The other thing i was asking in my post, was, are you told about the bitches cycling only once a year, (generally speaking, of course...), the dogs also having their season, obviously to co-incide with the bitches, only being able to collect semen when the boys are in season etc, etc ??? Are your American Breed lecturers teaching these things, cos the educators believe that these aspects of the breed, are important ???

Hope that makes more sense 😉

@kiroja:

I don't know what all goes into the judges' education, nor what this guy has done or known about the breed, but we just had a provisional (new) judge a couple weeks ago and he gave winners dog and reserve winners bitch to trindles. Had no problem accepting the color and knowing what to do with it. And I had no problem with his picks for the day, even though I wasn't part of them. lol The judge we had the day before was also open to all the colors, but I already knew that.

That is excellent, obviously no bias there… Here in Tassie we have no Fulas, or Trindles. In fact I dont think there would be very many of any of these colours, Australia wide 🙂

Any other B judges opinions…..............................................

Since I do my fair share of judges education, yes we do talk about the majority of basenjis cycling only one time a year….
but they are to judge on the day, so I don't see how their cycling comes into play in the show ring.
If they aren't behaving and can't be shown properly, then they can't be seen at their potential...
one cannot expect a judge to see past it.
We have to judge on THAT given day, not what we think might happen on another day.

Our standard indicated 4 primary colors, r/w, b/w, b/t/w, brd/w. Any deviation from the stardard is a fault to the degree at which it deviates.
Some people are going to be a stickler for color, whilst others may be a stickler for movement, heads, etc.

I believe that Diana and I are the only judges currently on the forum.

I agree that you can't really consider their seasons for showing. Yes it's nice to know, but if they're not behaving then they just aren't going to get a good look. They don't have to show like a robot, but if they're unruly then they don't really deserve the win anyways.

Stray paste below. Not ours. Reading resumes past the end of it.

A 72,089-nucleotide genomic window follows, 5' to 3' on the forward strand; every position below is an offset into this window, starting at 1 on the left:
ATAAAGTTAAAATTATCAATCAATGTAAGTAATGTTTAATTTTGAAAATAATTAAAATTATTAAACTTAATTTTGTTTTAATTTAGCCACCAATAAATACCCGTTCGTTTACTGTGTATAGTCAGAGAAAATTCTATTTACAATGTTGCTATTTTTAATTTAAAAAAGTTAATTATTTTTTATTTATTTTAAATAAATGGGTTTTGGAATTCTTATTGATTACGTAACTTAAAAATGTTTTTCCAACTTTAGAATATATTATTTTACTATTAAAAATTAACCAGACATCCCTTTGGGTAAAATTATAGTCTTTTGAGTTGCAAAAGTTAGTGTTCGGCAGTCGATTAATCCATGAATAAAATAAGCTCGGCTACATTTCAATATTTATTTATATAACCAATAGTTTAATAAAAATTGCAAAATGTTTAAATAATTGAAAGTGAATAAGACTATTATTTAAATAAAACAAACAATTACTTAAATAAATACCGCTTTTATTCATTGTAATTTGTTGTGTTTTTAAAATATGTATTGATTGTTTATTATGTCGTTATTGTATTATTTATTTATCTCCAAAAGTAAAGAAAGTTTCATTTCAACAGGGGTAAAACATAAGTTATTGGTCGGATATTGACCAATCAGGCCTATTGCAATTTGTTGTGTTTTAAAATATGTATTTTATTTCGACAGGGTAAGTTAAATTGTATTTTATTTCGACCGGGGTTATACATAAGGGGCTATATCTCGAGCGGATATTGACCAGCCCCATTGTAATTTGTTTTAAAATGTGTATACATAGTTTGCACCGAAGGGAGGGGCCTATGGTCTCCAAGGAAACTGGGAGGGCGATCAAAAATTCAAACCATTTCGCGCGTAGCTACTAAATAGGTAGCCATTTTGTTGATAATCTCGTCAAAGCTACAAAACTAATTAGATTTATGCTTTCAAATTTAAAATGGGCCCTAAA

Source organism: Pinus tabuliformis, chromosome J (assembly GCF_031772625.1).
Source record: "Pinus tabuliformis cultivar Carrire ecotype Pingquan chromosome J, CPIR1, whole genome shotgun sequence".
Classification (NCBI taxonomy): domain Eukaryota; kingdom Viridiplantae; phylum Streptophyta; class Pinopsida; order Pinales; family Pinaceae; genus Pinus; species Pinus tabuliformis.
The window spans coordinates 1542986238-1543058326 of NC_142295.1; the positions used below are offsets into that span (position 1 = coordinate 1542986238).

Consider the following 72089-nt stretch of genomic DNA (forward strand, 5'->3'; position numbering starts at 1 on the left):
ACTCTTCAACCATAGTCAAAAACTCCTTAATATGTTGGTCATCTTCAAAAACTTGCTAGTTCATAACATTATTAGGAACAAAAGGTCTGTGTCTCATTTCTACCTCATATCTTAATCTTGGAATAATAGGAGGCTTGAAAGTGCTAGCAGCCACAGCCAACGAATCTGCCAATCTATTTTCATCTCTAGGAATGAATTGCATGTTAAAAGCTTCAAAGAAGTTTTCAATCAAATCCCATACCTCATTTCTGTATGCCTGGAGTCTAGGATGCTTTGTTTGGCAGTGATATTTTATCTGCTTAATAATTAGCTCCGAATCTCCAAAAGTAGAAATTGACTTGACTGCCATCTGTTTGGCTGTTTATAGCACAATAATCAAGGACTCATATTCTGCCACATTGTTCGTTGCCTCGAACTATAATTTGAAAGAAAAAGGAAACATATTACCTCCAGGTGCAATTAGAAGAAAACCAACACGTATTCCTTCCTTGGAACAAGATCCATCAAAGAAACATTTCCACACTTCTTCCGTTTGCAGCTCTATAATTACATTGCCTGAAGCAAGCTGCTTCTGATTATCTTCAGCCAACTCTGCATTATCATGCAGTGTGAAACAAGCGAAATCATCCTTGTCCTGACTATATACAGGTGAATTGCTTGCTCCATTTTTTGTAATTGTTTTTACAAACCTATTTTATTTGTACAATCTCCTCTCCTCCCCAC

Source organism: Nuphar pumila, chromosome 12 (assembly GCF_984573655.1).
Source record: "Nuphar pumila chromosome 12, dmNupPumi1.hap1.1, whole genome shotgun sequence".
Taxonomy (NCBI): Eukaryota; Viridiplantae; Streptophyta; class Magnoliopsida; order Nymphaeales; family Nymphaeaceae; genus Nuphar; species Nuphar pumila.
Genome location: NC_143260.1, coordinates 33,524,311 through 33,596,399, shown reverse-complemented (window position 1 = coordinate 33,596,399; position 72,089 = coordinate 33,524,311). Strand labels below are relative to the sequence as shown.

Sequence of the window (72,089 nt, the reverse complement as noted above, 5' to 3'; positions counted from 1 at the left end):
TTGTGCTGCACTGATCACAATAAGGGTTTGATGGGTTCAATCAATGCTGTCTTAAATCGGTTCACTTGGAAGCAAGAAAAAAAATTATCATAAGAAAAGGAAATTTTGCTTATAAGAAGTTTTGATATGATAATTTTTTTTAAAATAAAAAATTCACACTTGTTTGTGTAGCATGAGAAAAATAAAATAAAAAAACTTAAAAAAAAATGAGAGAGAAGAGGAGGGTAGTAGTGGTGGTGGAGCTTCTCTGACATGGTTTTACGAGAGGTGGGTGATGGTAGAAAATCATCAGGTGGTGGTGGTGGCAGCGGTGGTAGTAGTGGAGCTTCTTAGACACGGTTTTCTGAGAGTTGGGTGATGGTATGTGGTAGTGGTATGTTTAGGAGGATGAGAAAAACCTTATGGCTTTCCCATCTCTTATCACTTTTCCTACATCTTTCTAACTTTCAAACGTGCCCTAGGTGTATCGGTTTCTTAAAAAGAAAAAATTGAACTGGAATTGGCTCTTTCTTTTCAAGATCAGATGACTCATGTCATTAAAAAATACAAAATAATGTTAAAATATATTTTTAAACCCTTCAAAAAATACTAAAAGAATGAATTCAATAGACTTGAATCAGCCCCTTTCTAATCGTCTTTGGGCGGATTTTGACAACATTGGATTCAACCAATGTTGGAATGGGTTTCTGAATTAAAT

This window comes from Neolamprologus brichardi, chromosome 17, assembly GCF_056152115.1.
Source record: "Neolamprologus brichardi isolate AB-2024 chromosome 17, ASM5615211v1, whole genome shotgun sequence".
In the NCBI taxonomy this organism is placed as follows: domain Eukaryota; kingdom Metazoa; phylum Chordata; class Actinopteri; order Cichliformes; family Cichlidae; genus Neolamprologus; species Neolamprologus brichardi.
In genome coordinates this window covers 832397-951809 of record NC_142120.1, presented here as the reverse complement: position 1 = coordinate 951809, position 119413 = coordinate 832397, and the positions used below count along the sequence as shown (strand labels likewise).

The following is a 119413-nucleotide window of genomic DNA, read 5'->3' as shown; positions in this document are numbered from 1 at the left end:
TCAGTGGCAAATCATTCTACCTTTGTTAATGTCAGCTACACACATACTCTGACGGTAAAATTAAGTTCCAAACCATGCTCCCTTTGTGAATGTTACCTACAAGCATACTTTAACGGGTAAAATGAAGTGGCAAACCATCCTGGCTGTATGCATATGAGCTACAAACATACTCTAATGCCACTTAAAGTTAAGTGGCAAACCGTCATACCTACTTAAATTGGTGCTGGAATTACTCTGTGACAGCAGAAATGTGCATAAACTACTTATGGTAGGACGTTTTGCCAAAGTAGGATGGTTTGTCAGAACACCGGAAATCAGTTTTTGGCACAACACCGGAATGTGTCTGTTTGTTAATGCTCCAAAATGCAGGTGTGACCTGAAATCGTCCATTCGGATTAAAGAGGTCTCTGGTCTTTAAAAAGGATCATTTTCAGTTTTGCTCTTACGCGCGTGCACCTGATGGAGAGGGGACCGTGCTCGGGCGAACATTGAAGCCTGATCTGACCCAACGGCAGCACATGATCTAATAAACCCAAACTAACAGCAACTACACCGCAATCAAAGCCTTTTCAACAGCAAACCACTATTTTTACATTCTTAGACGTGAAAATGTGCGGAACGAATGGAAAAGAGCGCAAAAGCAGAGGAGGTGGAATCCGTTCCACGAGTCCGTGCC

And to add to Kathy's comment, there is no DQ in our breed. So yes judges can decide how important color is to them and consider a trindle a fault to any given extent. But it certainly is no DQ and is a fault like anything else, shoulders, toplines, tailsets, ears, etc. The judge just has to decide how important it is to them compared to everything else, and I would hope that with how we educate them, they would figure out that movement and structure is WAY more important in this working breed. lol And personally I don't think I would really consider it a "fault", but to each his own.

Our Breed Council organises breed seminars in the UK for aspiring judges which they have to pass to progress up the judging lists (I was an assessor at the last one and am a KC approved judge for Basenjis). The colours are definitely gone through thoroughly and we try to have representatives of at least the main four colours, though the brindles and especially blacks are very thin on the ground and Ruby and Bryn have done sterling service as colour reps! At the last seminar there were examples of both regular and barred tris. At the moment we have no recessive blacks in the show ring and rarely do, but the colour is mentioned in the presentation with an explanation of how it tends to change with age. There has not been a trindle shown here to the best of my knowledge so we have yet to tackle that thorny issue. The BC presentation emphasises clear, rich, well-demarcated colours.
Naturally some judges see colour as more of a priority than others. I do try to ensure that there is a b/w at the seminars if at all possible, as many upcoming judges may never have seen one and probably never gone over one.